My biggest gripe is the recruiting mode. Although you can recruit during the season by inviting them to see one of your games, the depth is just not there. When recruiting a player, you are given a few vital statistics, like height, weight, field goal percentage, and offensive and defensive IQ. You can sort players by overall rating or by certain statistics. You are given the information of the certain player's choices of schools (his Top 3 choices and three other schools he is considering) and the caliber of player (blue chip, solid, contributor). Those are all nice, but what you do NOT have, is what state the player is from and what type of player he is. The state would be important because by default, any team can recruit any player in any state in the nation. I like it that teams with little success and prestige do not have the ability to recruit nationwide, just like in NCAA Football. Also, the players are not given a certain type. I would like to know if the 6-10 center I am recruiting is a true post, or a very mobile one. I'd like to know if my 6-0 PG is a score-first guard, or a pass-first one. You are given the very basics of each player during recruiting. All of those basics are included in NCAA Football. I keep making references to NCAA Football, but since MM and NCAA are both titles by EA, you would think they would use the same recipes for success.

Don't get the impression that MM doesn't have a game loaded with features and gameplay options. The Women's Sweet 16 game mode is a load of fun. It's very cool to hoop it up as the ladies. The Dream Tournament also is a boatload of fun as you can play a tournament with sixty-four of the greatest teams of all time. You can get the Fab Five their first championship or get the UCLA teams of the 60's another one. The possibilities are endless.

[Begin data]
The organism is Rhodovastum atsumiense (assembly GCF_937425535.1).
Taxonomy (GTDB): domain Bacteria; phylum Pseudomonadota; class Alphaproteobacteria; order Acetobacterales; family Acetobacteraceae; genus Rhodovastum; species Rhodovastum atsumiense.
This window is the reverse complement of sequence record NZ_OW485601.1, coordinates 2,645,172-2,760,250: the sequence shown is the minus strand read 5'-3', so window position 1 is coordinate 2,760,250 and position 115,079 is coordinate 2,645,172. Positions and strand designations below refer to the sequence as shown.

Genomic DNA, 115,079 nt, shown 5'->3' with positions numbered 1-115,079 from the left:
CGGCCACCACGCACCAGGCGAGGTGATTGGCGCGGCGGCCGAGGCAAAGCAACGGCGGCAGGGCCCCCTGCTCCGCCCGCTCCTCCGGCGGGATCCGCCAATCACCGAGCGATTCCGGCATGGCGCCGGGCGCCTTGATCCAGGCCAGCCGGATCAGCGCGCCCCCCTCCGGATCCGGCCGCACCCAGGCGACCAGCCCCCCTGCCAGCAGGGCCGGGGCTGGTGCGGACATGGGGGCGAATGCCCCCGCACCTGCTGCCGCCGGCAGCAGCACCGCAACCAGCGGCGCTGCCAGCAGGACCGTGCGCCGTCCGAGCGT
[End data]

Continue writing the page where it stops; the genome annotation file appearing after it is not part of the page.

On the bottom of the screen in dynasty mode is a little sports ticker that reveals the Top 10 teams in the nation. I remember all the old school EA games having that feature and I loved it. I'm glad it's back. Before you advance to the tip-off you are given a wealth of information about the other team from Coach K. You are told whether or not the team likes to fast break or play a tough man-to-man defense. During the starting lineups, the team's go-to man is highlighted.

There are four difficulty settings: freshman, sophomore, junior, and senior. Senior mode is very difficult. The defensive AI is cranked way up and your shots just don't fall as easily. You have to get a good look at the basket for the ball to go in. Probably the best gameplay feature is the AI sliders. Without these sliders, which allow you to change the consistency of a certain aspect of the game like steals and blocks, the game would be impossible to play.

Gameplay : 60
Without adjusting the sliders, the gameplay of MM2K1 can be described in one word: annoying. The gameplay is quick and fluid, but what good is the speed of the game when it is no good? In the default modes, there are way too many blocked shots and steals. This was a major concern in last year's game also. Basically anytime you are in the paint and don't have a dunk the shot is going to be blocked. Sometimes it doesn't even matter where you are on the court. You can shoot a three and if a big guy is sitting underneath the basket and jumps, many times your shot will be swatted. The same type of frustrations are felt when you are passing the ball. Passes to the post are almost impossible to make because they are picked off. My first games, when I played two five minute halves, would be plagued with at least twenty steals and twenty blocks for each team. Thankfully you can turn down the steals and blocks frequency with the AI sliders. In addition to turning down the blocks and steals sliders, you can also change the deflect difficulty. What this does is make the minimum amount of contact with the ball higher for a steal or block to occur.